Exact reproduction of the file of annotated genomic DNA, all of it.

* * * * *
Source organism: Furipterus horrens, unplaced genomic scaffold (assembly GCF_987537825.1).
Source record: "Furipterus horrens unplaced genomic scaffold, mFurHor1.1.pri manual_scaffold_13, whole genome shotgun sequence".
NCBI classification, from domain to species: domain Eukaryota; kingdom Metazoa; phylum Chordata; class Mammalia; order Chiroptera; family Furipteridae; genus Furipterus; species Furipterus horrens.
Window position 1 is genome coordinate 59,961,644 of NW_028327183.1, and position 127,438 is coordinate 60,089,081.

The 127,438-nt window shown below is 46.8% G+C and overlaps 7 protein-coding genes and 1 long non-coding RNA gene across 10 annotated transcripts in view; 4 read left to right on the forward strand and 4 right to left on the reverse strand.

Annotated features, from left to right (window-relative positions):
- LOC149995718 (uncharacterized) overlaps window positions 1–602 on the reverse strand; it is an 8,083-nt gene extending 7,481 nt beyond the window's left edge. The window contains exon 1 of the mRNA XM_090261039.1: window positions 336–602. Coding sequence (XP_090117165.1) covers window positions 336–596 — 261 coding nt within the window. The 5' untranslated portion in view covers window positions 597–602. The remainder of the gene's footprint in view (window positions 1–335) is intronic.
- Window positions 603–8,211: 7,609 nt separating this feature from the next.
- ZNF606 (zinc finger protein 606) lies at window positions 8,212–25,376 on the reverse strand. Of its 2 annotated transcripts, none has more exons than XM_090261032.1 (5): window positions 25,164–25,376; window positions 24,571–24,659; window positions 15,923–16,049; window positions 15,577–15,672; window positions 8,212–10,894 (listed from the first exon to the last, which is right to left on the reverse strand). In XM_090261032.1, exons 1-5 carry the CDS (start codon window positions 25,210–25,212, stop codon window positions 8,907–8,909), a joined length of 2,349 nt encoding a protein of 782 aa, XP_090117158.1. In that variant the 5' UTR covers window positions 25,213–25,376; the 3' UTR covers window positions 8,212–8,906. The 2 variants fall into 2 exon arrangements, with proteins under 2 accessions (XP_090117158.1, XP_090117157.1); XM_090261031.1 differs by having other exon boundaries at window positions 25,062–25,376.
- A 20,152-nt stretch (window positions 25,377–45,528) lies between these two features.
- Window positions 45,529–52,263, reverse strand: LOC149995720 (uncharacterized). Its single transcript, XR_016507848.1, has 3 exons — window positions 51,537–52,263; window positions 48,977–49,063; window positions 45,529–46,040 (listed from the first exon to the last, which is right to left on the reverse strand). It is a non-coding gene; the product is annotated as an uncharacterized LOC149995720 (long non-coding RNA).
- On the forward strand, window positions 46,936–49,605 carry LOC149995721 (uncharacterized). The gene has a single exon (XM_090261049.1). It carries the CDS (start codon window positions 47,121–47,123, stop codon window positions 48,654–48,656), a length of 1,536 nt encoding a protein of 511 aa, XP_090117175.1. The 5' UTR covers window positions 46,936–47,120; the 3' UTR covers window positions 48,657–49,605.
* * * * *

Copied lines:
Source organism: Furipterus horrens, unplaced genomic scaffold (assembly GCF_987537825.1).
Source record: "Furipterus horrens unplaced genomic scaffold, mFurHor1.1.pri manual_scaffold_13, whole genome shotgun sequence".
NCBI classification, from domain to species: domain Eukaryota; kingdom Metazoa; phylum Chordata; class Mammalia; order Chiroptera; family Furipteridae; genus Furipterus; species Furipterus horrens.
Window position 1 is genome coordinate 59,961,644 of NW_028327183.1, and position 127,438 is coordinate 60,089,081.

The 127,438-nt window shown below is 46.8% G+C and overlaps 7 protein-coding genes and 1 long non-coding RNA gene across 10 annotated transcripts in view; 4 read left to right on the forward strand and 4 right to left on the reverse strand.

Annotated features, from left to right (window-relative positions):
- LOC149995718 (uncharacterized) overlaps window positions 1–602 on the reverse strand; it is an 8,083-nt gene extending 7,481 nt beyond the window's left edge. The window contains exon 1 of the mRNA XM_090261039.1: window positions 336–602. Coding sequence (XP_090117165.1) covers window positions 336–596 — 261 coding nt within the window. The 5' untranslated portion in view covers window positions 597–602. The remainder of the gene's footprint in view (window positions 1–335) is intronic.
- Window positions 603–8,211: 7,609 nt separating this feature from the next.
- ZNF606 (zinc finger protein 606) lies at window positions 8,212–25,376 on the reverse strand. Of its 2 annotated transcripts, none has more exons than XM_090261032.1 (5): window positions 25,164–25,376; window positions 24,571–24,659; window positions 15,923–16,049; window positions 15,577–15,672; window positions 8,212–10,894 (listed from the first exon to the last, which is right to left on the reverse strand). In XM_090261032.1, exons 1-5 carry the CDS (start codon window positions 25,210–25,212, stop codon window positions 8,907–8,909), a joined length of 2,349 nt encoding a protein of 782 aa, XP_090117158.1. In that variant the 5' UTR covers window positions 25,213–25,376; the 3' UTR covers window positions 8,212–8,906. The 2 variants fall into 2 exon arrangements, with proteins under 2 accessions (XP_090117158.1, XP_090117157.1); XM_090261031.1 differs by having other exon boundaries at window positions 25,062–25,376.
- A 20,152-nt stretch (window positions 25,377–45,528) lies between these two features.
- Window positions 45,529–52,263, reverse strand: LOC149995720 (uncharacterized). Its single transcript, XR_016507848.1, has 3 exons — window positions 51,537–52,263; window positions 48,977–49,063; window positions 45,529–46,040 (listed from the first exon to the last, which is right to left on the reverse strand). It is a non-coding gene; the product is annotated as an uncharacterized LOC149995720 (long non-coding RNA).
- On the forward strand, window positions 46,936–49,605 carry LOC149995721 (uncharacterized). The gene has a single exon (XM_090261049.1). It carries the CDS (start codon window positions 47,121–47,123, stop codon window positions 48,654–48,656), a length of 1,536 nt encoding a protein of 511 aa, XP_090117175.1. The 5' UTR covers window positions 46,936–47,120; the 3' UTR covers window positions 48,657–49,605.